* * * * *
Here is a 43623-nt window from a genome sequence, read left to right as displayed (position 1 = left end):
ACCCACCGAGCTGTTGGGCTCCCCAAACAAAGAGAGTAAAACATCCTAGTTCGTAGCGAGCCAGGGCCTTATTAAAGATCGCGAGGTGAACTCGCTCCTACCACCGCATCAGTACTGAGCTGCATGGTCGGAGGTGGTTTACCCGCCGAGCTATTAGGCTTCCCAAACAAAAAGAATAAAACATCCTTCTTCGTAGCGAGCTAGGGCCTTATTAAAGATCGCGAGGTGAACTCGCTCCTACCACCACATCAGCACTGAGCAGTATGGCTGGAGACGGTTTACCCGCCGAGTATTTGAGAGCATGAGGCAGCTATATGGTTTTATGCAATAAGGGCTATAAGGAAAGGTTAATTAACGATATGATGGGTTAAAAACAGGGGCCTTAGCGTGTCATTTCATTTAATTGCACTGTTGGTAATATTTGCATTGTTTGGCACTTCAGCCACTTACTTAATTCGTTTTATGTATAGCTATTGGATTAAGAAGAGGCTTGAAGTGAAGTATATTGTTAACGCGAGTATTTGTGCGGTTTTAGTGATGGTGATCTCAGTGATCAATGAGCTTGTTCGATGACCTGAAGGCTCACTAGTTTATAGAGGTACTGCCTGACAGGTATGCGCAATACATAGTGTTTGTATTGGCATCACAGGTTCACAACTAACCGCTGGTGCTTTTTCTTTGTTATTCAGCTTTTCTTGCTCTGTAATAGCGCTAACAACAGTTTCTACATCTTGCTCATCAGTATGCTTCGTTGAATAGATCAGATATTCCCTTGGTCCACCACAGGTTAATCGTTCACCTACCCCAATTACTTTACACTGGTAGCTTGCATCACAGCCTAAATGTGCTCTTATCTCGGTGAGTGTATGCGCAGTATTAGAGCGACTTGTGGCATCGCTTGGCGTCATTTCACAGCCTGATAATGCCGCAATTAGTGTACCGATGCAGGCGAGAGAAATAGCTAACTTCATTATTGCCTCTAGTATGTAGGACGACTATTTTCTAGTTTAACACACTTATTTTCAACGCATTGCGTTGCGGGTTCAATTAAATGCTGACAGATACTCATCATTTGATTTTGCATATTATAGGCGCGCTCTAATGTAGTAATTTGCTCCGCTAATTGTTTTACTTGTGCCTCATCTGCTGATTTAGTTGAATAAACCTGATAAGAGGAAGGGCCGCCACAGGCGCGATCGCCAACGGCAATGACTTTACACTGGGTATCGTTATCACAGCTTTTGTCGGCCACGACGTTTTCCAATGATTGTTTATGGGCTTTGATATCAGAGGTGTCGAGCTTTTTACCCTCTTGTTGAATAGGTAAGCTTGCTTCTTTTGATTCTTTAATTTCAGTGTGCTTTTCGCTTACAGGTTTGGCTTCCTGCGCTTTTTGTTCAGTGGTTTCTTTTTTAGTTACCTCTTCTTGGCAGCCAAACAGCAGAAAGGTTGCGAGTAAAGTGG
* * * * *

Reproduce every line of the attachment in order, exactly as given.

Here is a 43623-nt window from a genome sequence, read left to right as displayed (position 1 = left end):
ACCCACCGAGCTGTTGGGCTCCCCAAACAAAGAGAGTAAAACATCCTAGTTCGTAGCGAGCCAGGGCCTTATTAAAGATCGCGAGGTGAACTCGCTCCTACCACCGCATCAGTACTGAGCTGCATGGTCGGAGGTGGTTTACCCGCCGAGCTATTAGGCTTCCCAAACAAAAAGAATAAAACATCCTTCTTCGTAGCGAGCTAGGGCCTTATTAAAGATCGCGAGGTGAACTCGCTCCTACCACCACATCAGCACTGAGCAGTATGGCTGGAGACGGTTTACCCGCCGAGTATTTGAGAGCATGAGGCAGCTATATGGTTTTATGCAATAAGGGCTATAAGGAAAGGTTAATTAACGATATGATGGGTTAAAAACAGGGGCCTTAGCGTGTCATTTCATTTAATTGCACTGTTGGTAATATTTGCATTGTTTGGCACTTCAGCCACTTACTTAATTCGTTTTATGTATAGCTATTGGATTAAGAAGAGGCTTGAAGTGAAGTATATTGTTAACGCGAGTATTTGTGCGGTTTTAGTGATGGTGATCTCAGTGATCAATGAGCTTGTTCGATGACCTGAAGGCTCACTAGTTTATAGAGGTACTGCCTGACAGGTATGCGCAATACATAGTGTTTGTATTGGCATCACAGGTTCACAACTAACCGCTGGTGCTTTTTCTTTGTTATTCAGCTTTTCTTGCTCTGTAATAGCGCTAACAACAGTTTCTACATCTTGCTCATCAGTATGCTTCGTTGAATAGATCAGATATTCCCTTGGTCCACCACAGGTTAATCGTTCACCTACCCCAATTACTTTACACTGGTAGCTTGCATCACAGCCTAAATGTGCTCTTATCTCGGTGAGTGTATGCGCAGTATTAGAGCGACTTGTGGCATCGCTTGGCGTCATTTCACAGCCTGATAATGCCGCAATTAGTGTACCGATGCAGGCGAGAGAAATAGCTAACTTCATTATTGCCTCTAGTATGTAGGACGACTATTTTCTAGTTTAACACACTTATTTTCAACGCATTGCGTTGCGGGTTCAATTAAATGCTGACAGATACTCATCATTTGATTTTGCATATTATAGGCGCGCTCTAATGTAGTAATTTGCTCCGCTAATTGTTTTACTTGTGCCTCATCTGCTGATTTAGTTGAATAAACCTGATAAGAGGAAGGGCCGCCACAGGCGCGATCGCCAACGGCAATGACTTTACACTGGGTATCGTTATCACAGCTTTTGTCGGCCACGACGTTTTCCAATGATTGTTTATGGGCTTTGATATCAGAGGTGTCGAGCTTTTTACCCTCTTGTTGAATAGGTAAGCTTGCTTCTTTTGATTCTTTAATTTCAGTGTGCTTTTCGCTTACAGGTTTGGCTTCCTGCGCTTTTTGTTCAGTGGTTTCTTTTTTAGTTACCTCTTCTTGGCAGCCAAACAGCAGAAAGGTTGCGAGTAAAGTGG